Monday, Eurozone policymakers may continue to be non-conventional in boosting bank lending, central bank President Jean-Claude Trichet said, according to excerpts of an interview with the Wall Street Journal.

In the UK, a leading business lobby urged the Chancellor to deliver a confidence-building budget, which would support jobs, investment and competitiveness through the recession and beyond.


It's pretty possible that we would continue to be non-conventional through the channel of bank financing, Trichet told the WSJ. This channel remains for us essential. ECB chief noted that the reason for concentrating bold non-standard measures on the commercial bank channel was based on the fact that 70% of euro area's financing comes from commercial banks and 30% through securities other than stocks.

With regard to the future interest rates, Trichet said the central bank could lower its interest rate on main refinancing operations, currently at a record low of 1.5%, further.

In statistical data, Eurozone's trade deficit widened in January from December, an official report said. Data released by the Eurostat showed that the Eurozone recorded a trade deficit of EUR10.5 billion in January, widening sharply from a revised EUR 1.7 billion deficit in December. Economists expected the trade deficit to be EUR 9 billion in January. Exports plunged an unadjusted 24% year-on-year compared to a 4% fall in December. Imports slipped 23%, after a 6% fall in the previous month.

The Eurostat also announced that the Eurozone construction output rose a seasonally adjusted 1.3% month-on-month in January, compared with a 2.8% fall in the previous month.

Commerzbank AG downwardly revised its forecasts for the German economy, citing the recent collapse of order intake. In a note, Commerzbank chief economist Jörg Krämer said the bank now expects the German economy to shrink 6%-7% this year versus an earlier forecast of 3%-4% contraction.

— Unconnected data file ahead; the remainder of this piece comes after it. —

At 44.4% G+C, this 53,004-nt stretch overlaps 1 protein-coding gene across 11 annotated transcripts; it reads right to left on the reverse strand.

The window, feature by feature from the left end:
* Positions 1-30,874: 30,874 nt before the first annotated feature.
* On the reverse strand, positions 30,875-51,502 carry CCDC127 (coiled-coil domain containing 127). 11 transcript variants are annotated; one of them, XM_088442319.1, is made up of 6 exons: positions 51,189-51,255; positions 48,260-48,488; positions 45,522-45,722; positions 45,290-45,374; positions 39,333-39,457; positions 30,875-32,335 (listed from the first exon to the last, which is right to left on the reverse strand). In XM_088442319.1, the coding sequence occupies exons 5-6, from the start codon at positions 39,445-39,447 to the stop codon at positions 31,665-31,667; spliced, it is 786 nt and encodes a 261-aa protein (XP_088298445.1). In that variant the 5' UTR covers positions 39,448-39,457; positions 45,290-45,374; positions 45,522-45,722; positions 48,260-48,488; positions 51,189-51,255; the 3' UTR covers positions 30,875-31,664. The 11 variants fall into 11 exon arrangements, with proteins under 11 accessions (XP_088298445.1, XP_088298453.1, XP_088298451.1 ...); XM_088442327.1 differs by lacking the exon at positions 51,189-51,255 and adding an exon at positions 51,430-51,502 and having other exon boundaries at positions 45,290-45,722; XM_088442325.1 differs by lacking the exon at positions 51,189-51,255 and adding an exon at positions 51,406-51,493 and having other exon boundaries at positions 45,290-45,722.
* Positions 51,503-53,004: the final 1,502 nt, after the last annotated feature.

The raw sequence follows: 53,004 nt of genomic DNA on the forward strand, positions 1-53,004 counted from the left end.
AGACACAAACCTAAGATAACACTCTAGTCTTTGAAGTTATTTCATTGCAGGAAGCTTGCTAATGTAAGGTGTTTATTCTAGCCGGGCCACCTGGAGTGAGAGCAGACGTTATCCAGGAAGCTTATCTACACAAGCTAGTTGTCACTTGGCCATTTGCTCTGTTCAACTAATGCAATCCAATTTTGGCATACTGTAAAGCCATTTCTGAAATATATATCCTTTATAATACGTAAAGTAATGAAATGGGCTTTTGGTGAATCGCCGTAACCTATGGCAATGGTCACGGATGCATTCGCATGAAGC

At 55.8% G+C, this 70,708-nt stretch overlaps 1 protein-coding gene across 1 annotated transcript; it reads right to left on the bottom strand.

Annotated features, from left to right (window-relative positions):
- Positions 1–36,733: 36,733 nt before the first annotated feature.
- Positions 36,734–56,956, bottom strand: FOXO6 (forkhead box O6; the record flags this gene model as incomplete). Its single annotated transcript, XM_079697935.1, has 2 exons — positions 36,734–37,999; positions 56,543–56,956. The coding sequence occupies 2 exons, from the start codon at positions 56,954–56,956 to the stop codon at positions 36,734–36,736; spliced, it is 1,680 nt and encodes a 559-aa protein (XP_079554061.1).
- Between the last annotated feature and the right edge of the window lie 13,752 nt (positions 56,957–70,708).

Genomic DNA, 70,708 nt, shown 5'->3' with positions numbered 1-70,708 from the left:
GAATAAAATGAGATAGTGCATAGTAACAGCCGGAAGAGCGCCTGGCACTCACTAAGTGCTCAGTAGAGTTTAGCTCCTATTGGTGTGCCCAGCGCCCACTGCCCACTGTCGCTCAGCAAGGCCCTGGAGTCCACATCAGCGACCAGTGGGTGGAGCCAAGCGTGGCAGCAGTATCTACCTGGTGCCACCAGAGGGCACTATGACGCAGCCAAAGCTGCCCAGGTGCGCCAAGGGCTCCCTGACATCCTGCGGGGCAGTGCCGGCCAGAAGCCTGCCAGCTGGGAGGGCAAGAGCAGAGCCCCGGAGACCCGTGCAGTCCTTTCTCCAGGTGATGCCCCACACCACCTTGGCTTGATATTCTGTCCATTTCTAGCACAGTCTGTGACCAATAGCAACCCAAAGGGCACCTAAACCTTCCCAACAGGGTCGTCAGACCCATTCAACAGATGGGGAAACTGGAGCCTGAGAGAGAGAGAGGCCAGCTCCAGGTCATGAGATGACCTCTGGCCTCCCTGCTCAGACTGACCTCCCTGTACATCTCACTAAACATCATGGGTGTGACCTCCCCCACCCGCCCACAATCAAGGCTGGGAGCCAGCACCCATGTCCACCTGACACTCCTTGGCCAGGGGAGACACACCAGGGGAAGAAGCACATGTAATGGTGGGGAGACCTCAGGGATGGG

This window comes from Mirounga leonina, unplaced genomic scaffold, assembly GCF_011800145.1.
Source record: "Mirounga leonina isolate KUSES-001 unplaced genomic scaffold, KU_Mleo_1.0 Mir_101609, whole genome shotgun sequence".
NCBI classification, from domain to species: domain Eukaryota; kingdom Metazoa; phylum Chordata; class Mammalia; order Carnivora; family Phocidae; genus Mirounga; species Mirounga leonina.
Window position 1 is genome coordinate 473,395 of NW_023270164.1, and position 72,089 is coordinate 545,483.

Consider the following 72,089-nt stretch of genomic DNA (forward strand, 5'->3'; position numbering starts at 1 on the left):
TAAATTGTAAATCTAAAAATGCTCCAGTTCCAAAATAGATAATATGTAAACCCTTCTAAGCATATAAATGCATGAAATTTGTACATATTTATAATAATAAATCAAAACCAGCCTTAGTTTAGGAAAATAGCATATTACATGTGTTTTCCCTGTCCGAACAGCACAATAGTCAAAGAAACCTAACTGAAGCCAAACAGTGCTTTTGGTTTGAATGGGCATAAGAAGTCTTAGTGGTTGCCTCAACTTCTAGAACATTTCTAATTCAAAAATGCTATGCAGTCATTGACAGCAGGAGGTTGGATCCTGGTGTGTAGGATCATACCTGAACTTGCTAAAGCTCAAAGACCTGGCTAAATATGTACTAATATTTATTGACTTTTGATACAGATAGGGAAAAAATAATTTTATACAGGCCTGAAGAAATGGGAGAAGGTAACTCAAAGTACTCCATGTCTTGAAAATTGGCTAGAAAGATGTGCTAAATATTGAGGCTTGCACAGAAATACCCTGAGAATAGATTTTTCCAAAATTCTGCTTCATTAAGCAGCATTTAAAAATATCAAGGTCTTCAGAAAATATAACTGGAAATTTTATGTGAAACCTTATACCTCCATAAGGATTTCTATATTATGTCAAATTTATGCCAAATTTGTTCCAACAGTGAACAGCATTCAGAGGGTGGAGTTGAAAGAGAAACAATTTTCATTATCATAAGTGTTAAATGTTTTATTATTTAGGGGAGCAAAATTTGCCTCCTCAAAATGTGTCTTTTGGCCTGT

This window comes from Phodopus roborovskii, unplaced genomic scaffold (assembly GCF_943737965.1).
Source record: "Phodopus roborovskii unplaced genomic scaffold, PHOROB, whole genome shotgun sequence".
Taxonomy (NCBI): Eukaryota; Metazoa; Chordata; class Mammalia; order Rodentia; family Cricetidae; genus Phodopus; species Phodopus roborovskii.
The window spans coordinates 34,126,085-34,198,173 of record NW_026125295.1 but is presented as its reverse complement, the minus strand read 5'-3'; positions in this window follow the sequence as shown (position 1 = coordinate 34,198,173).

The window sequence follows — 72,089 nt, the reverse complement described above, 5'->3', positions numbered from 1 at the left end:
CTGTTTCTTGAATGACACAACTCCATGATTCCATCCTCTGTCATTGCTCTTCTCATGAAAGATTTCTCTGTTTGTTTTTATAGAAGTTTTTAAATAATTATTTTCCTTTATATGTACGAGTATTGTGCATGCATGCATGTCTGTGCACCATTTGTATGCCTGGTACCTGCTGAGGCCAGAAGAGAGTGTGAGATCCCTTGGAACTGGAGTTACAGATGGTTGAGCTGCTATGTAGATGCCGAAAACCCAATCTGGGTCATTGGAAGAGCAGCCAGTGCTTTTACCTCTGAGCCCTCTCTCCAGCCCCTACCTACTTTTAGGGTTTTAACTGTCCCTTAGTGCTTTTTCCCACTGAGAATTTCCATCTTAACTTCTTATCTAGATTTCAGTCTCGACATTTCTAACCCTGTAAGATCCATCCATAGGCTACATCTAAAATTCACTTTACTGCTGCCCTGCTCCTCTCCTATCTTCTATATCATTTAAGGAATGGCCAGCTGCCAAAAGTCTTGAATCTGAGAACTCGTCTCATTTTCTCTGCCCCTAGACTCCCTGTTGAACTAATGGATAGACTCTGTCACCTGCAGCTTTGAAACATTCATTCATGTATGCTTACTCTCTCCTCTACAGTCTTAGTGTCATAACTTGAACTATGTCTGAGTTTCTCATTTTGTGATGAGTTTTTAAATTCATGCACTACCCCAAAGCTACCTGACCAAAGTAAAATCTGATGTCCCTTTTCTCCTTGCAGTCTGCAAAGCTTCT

Further, the bank cut its forecasts for the Eurozone. The 16-nation Eurozone is now seen shrinking 4.5% this year versus the earlier forecast of 2.5%-3% contraction. Other main Eurozone economies, France, Italy and Spain are expected to shrink 3.5%, 4.5%, 4.6%, respectively this year.

However, we stick to our view that the recession will be followed, at best, by an anemic upward movement, Krämer said.

Rest of Europe

In a submission to the Chancellor Alistair Darling before the April 22 budget, the Confederation of British Industry urged for a clear and credible strategy to get the public finances back under control. The CBI warned that the alarming state of the public finances rules out the option of a further significant fiscal stimulus, which would undermine business and institutional investor confidence in the UK.

The Swiss National Bank revealed in a report that the M3 money supply rose 4.1% year-over-year in February, larger than the 3% rise recorded in the previous month.

The Czech Statistical Office announced that the seasonally adjusted industrial production declined 23.3% year-over-year in January, compared with a 14.6% fall in the previous month. Economists were looking for a decline of 18%. Meanwhile, the construction output at constant prices decreased 11.1% annually in January, after a 2.6% decline in the previous month.

Statistics Denmark said that the consumer confidence indicator declined to minus 11.7 in March from minus 11.3 in February. Economists were looking for a reading of minus 9.

Industrial production in Lithuania plummeted 15.3% year-on-year in February, after falling 5.6% in January, the Statistics Lithuania said.

Statistics Iceland reported that the wage index rose 6.7% year-on-year in February, at a slower pace than the 7.5% in the previous month.

Moldova's National Bureau of Statistics announced that the industrial production dropped 26.3% year-over-year in January to February period, compared to the 9.6% rise seen in the previous year.

The Hungarian central bank maintained the policy rate for the second month in a row. The Monetary Council of Magyar Nemzeti Bank left the key policy rate stable at 9.5%, repeating its February move. In January, the central bank had reduced the base rate by 50 basis points.

Over the weekend, the Hungarian Prime Minister Ferenc Gyurcsany had announced his decision to step down. The Hungarian forint took a beating following the development. Economists were divided on their expectations for the latest rate decision considering the uncertainty on the political front. A new premier is expected to be named in three weeks.

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